You need a traffic management capability for drones and this is the whole purpose of our cooperation
Aviation’s approach to the drone industry
Altitude Angel’s Pop-up UTM capability has the potential to reshape many sectors, though commercial aviation isn’t one of them.
“An airport environment is very complex, and a very busy environment so there are elements of drones that if an airport or an airline wished to adopt them, we would need to understand how they can be integrated safely into that airport environment,” Binks concedes. “The location of those drones is absolutely critical and so is making sure they don't get in the way of manned aircraft.”
Yet this doesn’t necessarily rule them out from future use and adoption. Airports around the world have already started to integrate them into their daily operations, for example in runway inspections and bird control. But he argues that a more systematic inclusion will come once drones are proved safe and easily tracked and monitored.
“Many actors at an airport want to get involved and they all have different demands,” he continues. “So it is a lot more complicated but that's not to say it can't be done.”
An aircraft parked on the stand at Lyon–Saint Exupéry International Airport in Lyon, France. Image: photocritical / Shutterstock.com
Altitude Angel’s recent work at Lyon Saint-Exupéry airport is proof of this trend. Here, the company is currently looking to introduce a UTM platform to the restricted airspace around the airport.
“The technology a drone can bring along and the quality of data it can provide is often better than what we can do with human checks,” Binks adds. “What we need to do is to demonstrate that this can be done safely and for that you do need a UTM capability with which you can quickly spot a rogue operation.”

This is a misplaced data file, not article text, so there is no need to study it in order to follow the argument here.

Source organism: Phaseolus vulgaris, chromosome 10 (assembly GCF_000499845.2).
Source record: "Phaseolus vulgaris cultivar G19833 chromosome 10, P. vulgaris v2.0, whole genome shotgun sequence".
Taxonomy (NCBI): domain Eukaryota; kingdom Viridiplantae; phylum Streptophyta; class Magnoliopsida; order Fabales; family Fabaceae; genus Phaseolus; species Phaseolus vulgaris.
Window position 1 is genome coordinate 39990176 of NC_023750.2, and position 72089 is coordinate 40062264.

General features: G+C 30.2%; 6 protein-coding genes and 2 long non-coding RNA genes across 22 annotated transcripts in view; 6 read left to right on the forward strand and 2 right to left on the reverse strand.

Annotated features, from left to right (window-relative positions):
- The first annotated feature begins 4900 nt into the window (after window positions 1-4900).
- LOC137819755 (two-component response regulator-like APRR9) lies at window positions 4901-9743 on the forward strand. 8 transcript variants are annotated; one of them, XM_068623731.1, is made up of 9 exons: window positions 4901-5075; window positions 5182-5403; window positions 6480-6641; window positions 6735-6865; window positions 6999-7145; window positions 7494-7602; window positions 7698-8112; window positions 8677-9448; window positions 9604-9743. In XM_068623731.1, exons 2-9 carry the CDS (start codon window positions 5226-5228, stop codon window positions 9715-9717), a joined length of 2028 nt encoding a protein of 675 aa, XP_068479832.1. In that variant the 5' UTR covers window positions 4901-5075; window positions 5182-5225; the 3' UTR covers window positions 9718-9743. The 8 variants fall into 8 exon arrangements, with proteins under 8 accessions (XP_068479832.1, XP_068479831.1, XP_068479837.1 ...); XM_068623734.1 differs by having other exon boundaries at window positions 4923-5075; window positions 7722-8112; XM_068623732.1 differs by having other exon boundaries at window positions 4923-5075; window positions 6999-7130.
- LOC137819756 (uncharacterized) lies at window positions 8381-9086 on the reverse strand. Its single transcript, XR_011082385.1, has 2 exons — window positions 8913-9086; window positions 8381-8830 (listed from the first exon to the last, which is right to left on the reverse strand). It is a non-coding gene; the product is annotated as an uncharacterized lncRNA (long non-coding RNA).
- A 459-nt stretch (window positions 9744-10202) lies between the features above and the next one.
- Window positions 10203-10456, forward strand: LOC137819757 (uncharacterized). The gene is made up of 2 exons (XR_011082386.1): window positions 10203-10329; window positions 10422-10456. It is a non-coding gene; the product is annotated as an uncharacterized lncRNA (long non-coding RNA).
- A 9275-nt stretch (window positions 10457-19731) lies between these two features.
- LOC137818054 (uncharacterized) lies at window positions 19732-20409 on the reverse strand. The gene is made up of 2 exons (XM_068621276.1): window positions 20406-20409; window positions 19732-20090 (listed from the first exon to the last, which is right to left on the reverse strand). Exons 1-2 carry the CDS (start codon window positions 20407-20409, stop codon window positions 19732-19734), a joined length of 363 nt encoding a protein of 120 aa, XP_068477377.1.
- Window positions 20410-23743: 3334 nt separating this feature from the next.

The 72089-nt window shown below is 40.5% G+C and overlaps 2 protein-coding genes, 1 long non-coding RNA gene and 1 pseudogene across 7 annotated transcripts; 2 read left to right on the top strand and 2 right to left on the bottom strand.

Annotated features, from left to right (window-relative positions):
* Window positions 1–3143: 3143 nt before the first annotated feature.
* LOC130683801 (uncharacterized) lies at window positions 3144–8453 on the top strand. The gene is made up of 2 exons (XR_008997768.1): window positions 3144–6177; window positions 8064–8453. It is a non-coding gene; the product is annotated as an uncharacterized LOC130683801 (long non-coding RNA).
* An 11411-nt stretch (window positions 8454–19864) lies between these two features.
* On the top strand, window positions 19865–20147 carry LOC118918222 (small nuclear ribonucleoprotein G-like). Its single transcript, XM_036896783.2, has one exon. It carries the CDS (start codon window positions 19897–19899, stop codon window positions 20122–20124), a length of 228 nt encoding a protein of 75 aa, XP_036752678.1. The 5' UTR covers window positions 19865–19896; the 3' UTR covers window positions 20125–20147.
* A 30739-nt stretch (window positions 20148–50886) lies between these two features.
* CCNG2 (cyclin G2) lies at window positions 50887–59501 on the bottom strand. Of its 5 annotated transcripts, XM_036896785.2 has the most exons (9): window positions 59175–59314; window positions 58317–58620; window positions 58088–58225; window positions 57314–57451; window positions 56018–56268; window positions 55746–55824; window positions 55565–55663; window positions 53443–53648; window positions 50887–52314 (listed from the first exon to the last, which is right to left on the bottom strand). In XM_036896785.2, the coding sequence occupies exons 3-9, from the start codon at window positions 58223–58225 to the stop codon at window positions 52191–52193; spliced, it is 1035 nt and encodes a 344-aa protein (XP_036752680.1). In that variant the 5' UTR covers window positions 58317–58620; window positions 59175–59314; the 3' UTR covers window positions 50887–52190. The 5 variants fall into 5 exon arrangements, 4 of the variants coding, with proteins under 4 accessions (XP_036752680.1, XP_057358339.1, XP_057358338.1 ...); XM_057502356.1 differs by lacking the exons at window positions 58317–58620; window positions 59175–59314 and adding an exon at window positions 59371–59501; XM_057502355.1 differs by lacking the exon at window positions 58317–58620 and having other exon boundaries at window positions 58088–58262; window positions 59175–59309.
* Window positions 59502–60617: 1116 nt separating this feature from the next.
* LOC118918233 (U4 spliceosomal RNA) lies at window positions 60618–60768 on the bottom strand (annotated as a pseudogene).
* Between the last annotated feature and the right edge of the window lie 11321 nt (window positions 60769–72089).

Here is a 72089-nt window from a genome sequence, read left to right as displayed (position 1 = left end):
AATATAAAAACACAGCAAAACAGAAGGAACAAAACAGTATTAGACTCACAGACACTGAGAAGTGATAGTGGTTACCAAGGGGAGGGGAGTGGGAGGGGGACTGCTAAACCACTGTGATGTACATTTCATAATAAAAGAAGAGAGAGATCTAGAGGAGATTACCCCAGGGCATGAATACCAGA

The location of those drones is absolutely critical and so is making sure they don't get in the way of manned aircraft
On route to receiving CAA approval
Airports are not the only ones expecting evidence that drones are safe. As Binks says: “We're entering a busy and complex airspace, civil aviation authorities around the world are putting restrictions on because they want to gain proof that they’re safe.”
In the UK, the Civil Aviation Authority (CAA) is testing the ground for more widespread use and regulation of drones in the country. In the context of blue light emergency services, Altitude Angel is hoping to set up a temporarily restricted area to track monitoring activity of its UAVs in that airspace.
“This will help convince the CAA to remove the restriction of airspace,” he explains. “And hopefully then [the system] can be popped up at any time in any place without having to close the airspace down.”
In the future, airports and airlines can also play a key role in shifting regulation. “As more and more airports are looking into [using drones], the CAA is being proactive about this. They want this to happen,” Binks continues. “Airlines are starting to explore using drones for airframe inspections, and I believe one airline saves £1m a week by using drones for airframe inspections.”
The prospect of saving on costs could make even more of a difference in the wake of the Covid-19 crisis, which is substantially hitting aviation’s finances.
“Airports are realising that drones are a fantastic opportunity and are studying how to introduce drones into their business, possibly to reduce costs and find new revenue streams,” Binks concludes. “Because while there's very little unmanned aircraft flying around, the risks are very, very low.”
Airlines are starting to explore using drones for airframe inspections